For example, the first part of a new mix, Discovery and Framing. Discovery is the initial step of purely gathering information. Framing is the following step of constructing a rough mix, keeping in mind, the fine-tuning will come later. In other words, the logic is that, in order to make detailed/specific mixing decisions, one has to at least have an foundational rough mix. How many times in our youthful engineering days have we opened up a brand new mix, and prematurely dove into nitty gritty minutia of things, only to find ourselves revisiting those fine-level mixing decisions over and over again? A great recipe for exaggerating the already deterring effect of chasing one's tail. Oh how I wish someone would have pointed out this obvious step as plainly as MM does, because it IS a step... but for some reason, I hadn't given it much thought. What I mean is, I was already doing my own discovery and framing in my workflow, but I didn't consciously recognize it. In other words, knowing the step explicitly has given me the ability to consciously maximize my own initial discovery and framing phase. Less tail chasing!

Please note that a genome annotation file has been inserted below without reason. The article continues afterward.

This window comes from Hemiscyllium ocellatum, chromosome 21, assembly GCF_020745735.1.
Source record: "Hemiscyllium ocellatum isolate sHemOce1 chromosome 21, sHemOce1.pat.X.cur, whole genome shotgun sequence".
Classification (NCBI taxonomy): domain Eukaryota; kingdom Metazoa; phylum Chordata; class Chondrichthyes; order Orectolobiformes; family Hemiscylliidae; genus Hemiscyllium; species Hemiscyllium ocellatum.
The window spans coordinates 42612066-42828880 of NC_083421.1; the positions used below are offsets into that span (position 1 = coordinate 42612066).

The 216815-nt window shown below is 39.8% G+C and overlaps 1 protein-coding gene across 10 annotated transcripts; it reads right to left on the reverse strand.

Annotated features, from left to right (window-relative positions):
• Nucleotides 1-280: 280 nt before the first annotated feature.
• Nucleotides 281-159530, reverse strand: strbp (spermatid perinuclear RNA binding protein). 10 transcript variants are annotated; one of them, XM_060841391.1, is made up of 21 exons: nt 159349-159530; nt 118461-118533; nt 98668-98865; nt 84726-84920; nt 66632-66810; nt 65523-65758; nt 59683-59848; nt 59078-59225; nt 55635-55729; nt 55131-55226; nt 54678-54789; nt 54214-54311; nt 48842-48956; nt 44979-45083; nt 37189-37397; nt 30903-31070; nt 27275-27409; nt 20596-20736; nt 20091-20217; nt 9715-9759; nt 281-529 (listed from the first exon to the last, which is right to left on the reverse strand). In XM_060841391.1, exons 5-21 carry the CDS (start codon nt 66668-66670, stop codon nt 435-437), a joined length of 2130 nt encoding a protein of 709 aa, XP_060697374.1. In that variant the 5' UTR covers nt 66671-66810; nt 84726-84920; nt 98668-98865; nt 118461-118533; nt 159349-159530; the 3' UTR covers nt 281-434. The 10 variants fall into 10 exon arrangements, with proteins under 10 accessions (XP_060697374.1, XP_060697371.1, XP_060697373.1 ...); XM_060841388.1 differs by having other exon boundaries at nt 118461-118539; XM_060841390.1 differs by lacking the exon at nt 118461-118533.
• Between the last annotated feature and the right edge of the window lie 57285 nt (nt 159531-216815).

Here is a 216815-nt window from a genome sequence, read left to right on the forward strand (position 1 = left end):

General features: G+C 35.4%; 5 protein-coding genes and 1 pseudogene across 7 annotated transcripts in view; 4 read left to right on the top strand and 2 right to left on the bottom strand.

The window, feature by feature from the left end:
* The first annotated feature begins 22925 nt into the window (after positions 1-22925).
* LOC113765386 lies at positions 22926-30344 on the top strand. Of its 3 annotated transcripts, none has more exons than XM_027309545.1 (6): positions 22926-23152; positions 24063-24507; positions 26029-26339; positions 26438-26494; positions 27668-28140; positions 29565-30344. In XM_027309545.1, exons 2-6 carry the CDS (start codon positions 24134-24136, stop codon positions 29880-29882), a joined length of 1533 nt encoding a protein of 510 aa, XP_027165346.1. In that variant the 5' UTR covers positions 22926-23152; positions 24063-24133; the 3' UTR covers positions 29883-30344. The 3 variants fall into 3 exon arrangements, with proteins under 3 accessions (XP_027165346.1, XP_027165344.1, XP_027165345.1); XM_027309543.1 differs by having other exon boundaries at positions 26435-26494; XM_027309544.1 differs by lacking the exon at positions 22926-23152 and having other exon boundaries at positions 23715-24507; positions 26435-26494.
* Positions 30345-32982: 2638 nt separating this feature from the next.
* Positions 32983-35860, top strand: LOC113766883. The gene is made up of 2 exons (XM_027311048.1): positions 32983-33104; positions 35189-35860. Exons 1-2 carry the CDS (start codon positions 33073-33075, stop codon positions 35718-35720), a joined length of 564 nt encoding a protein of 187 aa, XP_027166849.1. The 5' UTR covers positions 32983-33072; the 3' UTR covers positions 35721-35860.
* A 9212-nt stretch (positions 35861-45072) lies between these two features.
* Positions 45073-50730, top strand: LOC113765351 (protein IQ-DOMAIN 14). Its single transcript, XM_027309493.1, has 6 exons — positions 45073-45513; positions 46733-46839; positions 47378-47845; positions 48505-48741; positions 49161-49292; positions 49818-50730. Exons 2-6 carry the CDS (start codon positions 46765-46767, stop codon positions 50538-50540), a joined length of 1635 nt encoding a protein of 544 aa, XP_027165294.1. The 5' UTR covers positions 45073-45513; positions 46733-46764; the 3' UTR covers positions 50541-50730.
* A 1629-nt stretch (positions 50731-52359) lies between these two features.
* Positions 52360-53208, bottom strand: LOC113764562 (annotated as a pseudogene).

Below are the sections in The Mechanics--you can get an idea of the workflow order.
Discovery and Framing Phase Coherency Drums Bass Monitoring Levels Bring in the Parts! Underdubbing Parts Electric Guitar Acoustic Guitar Piano and Keyboards Percussion Science Experiments Referencing Other Mixes Rough Mixes Makethe Mix Sing,Pop,and Gel Automation The Vocal Compression Finding Compromise The Payoff Refining and Enhancing Finishing Your Mix Mix Notes Printing the Mix Saying Goodbye Is Hard to Do